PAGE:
Roni Nicole Henderson’s short film, bridge/refrain, is a visual poem about the transmigration of the soul after death.
Over the course of several scenes, the ritual use of music, dance and the adornment of crowns and necklaces bring a young black woman from one world to the next. Wet strips resembling burial linen are pasted on her skin. A series of attendants dance about her, marking the ceremonial passage. The woman herself ultimately dances as well, joining a new community.
The film — now showing on a continuous loop at the Columbia Museum of Art — will have its official premiere this Thursday.
For Henderson, the film is both topical and personal.
On a broad level, it is intended to honor the victims of gun violence. As Henderson describes it in a press release, the young woman in the film arrives in the land of her ancestors.
“Here, she discovers that though there is healing for her wounds and safety in the arms of benevolent beings, her work is far from done,” Henderson says.
On the set of And the People Could Fly — the film she is making for the forthcoming Indie Grits festival — Henderson spoke about the inspiration for the film, which also has roots in her own life.
“After some tumultuous life changes, I went to home to live at my grandmother’s house to help her sell a family home,” the 38-year-old artist says. “I just started having very vivid dreams of my mother’s life. She died when I was 20. Mothers transmit a lot of information as you get older, so losing her at that age cut off a lot of things she would have told me about her mistakes and choices.”
The dreams were “very cinematic.”
The youngest of five children, Henderson grew up with parents who were both heroin addicts.
“There was a big community of people that raised me,” she relates. “My grandmother raised me at times when my mother would go to jail, or do whatever drug addicts do.”
Her father was a poet and her mother was a painter.
“They were scarred. They were hurting people. Heroin was their escape. I never thought that they didn’t love me. They were really loving, beautiful people, and from a young age I really did see them as sick.”
Although she went on to escape a dangerous environment and become a teacher, the idea of putting her own story into images eventually motivated her to become a filmmaker.
“My lifelong dream, for a long time, was to be an amazing English teacher,” she said. “It was during my third year of teaching high school English that I realized how powerful media was. I could do concepts, particularly with composition, and kids would get it so much faster.”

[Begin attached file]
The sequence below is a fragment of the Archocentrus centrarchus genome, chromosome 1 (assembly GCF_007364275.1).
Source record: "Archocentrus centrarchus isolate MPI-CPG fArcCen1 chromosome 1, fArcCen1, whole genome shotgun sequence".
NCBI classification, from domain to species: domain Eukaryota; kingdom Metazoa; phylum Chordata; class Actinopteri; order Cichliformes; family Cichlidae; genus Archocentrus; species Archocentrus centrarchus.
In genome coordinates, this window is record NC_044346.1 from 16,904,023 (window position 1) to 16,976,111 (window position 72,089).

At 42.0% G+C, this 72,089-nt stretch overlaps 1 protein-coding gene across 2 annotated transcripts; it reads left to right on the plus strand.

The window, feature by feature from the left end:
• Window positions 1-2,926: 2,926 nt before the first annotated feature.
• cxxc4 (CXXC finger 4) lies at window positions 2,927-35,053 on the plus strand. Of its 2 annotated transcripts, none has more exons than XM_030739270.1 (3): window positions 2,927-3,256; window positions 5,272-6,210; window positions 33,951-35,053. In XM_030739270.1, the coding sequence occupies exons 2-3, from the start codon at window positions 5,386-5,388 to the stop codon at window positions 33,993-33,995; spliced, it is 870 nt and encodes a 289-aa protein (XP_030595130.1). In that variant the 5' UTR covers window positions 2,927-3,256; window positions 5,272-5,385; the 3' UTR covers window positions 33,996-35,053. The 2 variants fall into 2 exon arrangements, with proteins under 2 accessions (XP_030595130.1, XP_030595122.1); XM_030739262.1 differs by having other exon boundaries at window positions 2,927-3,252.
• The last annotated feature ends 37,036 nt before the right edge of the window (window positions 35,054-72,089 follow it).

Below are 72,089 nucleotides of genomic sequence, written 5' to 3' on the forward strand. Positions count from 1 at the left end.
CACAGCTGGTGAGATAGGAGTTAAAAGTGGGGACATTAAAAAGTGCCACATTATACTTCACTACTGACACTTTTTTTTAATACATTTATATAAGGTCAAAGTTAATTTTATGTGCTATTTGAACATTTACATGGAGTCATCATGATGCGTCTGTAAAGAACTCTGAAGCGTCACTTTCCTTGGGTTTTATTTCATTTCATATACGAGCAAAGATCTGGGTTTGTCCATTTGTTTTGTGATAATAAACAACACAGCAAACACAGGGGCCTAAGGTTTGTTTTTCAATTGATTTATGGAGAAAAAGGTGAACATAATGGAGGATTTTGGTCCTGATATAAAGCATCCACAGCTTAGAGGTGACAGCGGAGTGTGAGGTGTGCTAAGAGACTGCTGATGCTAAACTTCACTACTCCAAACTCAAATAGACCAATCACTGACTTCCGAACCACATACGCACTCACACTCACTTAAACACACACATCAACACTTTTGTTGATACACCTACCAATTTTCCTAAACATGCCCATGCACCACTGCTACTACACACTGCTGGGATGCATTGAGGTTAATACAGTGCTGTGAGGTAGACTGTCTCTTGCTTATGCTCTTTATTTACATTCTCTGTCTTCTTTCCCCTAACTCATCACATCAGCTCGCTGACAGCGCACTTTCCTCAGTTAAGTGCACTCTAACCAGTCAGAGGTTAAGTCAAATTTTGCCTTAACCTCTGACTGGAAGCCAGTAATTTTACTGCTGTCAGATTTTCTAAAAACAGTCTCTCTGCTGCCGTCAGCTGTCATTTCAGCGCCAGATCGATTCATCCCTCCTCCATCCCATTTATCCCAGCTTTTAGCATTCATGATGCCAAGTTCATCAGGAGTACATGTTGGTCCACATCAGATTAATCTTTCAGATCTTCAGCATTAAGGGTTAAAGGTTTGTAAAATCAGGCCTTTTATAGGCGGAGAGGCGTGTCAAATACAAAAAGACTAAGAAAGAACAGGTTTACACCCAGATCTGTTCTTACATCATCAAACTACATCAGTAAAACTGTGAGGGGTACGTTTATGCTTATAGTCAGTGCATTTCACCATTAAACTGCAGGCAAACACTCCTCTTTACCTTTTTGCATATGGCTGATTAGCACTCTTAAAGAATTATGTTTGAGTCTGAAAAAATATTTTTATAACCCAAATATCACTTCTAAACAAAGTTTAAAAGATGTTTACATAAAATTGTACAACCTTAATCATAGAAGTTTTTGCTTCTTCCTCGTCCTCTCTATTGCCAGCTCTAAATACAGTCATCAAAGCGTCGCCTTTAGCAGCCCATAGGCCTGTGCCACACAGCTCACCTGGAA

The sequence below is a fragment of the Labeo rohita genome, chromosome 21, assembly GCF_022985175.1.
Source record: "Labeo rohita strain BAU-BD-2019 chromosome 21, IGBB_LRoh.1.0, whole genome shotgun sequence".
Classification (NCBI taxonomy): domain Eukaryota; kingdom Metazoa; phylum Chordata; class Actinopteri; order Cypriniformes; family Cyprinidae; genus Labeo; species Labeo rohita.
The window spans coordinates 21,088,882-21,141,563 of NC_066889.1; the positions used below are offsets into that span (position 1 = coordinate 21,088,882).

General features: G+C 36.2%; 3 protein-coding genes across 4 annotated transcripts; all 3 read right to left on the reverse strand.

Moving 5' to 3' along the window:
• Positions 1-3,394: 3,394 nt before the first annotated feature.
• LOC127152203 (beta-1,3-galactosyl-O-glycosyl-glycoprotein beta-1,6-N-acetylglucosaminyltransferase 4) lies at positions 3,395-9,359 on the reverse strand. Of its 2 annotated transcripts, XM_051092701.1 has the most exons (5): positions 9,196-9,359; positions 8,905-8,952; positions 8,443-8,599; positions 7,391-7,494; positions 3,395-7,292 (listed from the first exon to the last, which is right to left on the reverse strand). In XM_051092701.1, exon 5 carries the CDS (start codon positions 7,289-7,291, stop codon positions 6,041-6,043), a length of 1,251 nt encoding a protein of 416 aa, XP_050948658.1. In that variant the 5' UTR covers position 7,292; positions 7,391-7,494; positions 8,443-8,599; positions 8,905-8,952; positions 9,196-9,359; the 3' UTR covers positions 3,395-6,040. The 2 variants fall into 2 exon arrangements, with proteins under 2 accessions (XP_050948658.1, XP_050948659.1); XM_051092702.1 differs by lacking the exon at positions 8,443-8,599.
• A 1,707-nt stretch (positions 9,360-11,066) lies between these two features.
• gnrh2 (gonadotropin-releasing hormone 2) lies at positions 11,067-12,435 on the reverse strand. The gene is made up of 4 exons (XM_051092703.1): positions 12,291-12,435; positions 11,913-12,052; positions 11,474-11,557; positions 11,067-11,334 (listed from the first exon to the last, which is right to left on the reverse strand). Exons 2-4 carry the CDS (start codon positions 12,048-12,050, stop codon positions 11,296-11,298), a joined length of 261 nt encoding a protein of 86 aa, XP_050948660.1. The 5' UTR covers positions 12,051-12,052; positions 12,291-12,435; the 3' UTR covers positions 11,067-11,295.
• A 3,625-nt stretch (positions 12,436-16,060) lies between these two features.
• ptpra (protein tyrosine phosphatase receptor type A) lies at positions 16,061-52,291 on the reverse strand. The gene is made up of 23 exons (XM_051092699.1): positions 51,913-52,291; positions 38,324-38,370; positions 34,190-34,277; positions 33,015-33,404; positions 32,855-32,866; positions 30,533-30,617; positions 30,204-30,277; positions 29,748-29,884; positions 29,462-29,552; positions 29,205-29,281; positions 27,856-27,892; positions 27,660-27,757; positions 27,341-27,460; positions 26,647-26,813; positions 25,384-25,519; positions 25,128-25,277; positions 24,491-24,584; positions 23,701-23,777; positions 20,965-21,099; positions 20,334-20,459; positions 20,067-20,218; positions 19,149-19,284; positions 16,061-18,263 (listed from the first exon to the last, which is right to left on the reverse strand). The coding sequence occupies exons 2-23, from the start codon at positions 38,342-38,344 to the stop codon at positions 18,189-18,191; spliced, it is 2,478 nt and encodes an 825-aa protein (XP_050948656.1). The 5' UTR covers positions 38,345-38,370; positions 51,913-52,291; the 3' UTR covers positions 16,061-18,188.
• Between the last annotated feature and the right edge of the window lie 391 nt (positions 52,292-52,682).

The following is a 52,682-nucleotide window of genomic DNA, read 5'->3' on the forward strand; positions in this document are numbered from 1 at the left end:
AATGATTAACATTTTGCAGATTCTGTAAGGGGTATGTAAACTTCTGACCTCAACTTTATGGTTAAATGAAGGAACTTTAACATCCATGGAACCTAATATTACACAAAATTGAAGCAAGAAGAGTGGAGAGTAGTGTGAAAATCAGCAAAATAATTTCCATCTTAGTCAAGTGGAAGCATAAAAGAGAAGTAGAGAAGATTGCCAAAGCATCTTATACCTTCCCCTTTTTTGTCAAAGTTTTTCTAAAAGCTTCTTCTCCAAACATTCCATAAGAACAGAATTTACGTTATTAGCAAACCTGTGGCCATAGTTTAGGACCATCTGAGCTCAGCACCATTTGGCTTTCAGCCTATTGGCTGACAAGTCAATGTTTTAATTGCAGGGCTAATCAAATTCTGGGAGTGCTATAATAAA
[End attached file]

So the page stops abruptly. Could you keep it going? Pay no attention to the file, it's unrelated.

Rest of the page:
Her first stop was learning the craft.
“I decided I should go to film school to learn how to tell her story, my grandmother’s story, and my story.”
The Savannah College of Art and Design was the destination, where she admittedly stood out among the other students.
“I was older,” Henderson recalls. “I wasn’t an undergraduate student. I was a grownup who had had a career, so I took full advantage of what they had to offer.”
She soaked up the knowledge, especially from instructor and film director Annette Heywood Carter.
“Her influence really helped me to embrace my story,” Henderson says. “That my story had value, and I was the only one who could tell it.”
Films like Black Orpheus, Amelie, Michel Gondry’s The Science of Sleep, early Spike Lee and Julie Dash’s Daughters of the Dust all had an impact.
“Anything with movement and loads of beautiful black people,” she says.
In bridge/refrain, Henderson imagines the story we can’t see or know, of what happens to lives cut short.
“A lot of young people left the earth, and went on to some place,” she says. “I needed to imagine some hope for them.”
Instead of walking streets of gold, she thinks of an afterlife that is purposeful.
“So bridge/refrain is about the part of a song that carries you over, that transports you,” Henderson explains. “It’s not the end, but it’s always the best part of the song.”
Where: Columbia Museum of Art, 1515 Main St.
When: Through Feb. 25
More: 803-799-2810, columbiamuseum.org
Screening and talk with Roni Nicole Henderson on Thursday, Feb. 15, at 6 p.m. Tickets cost $5; free for members.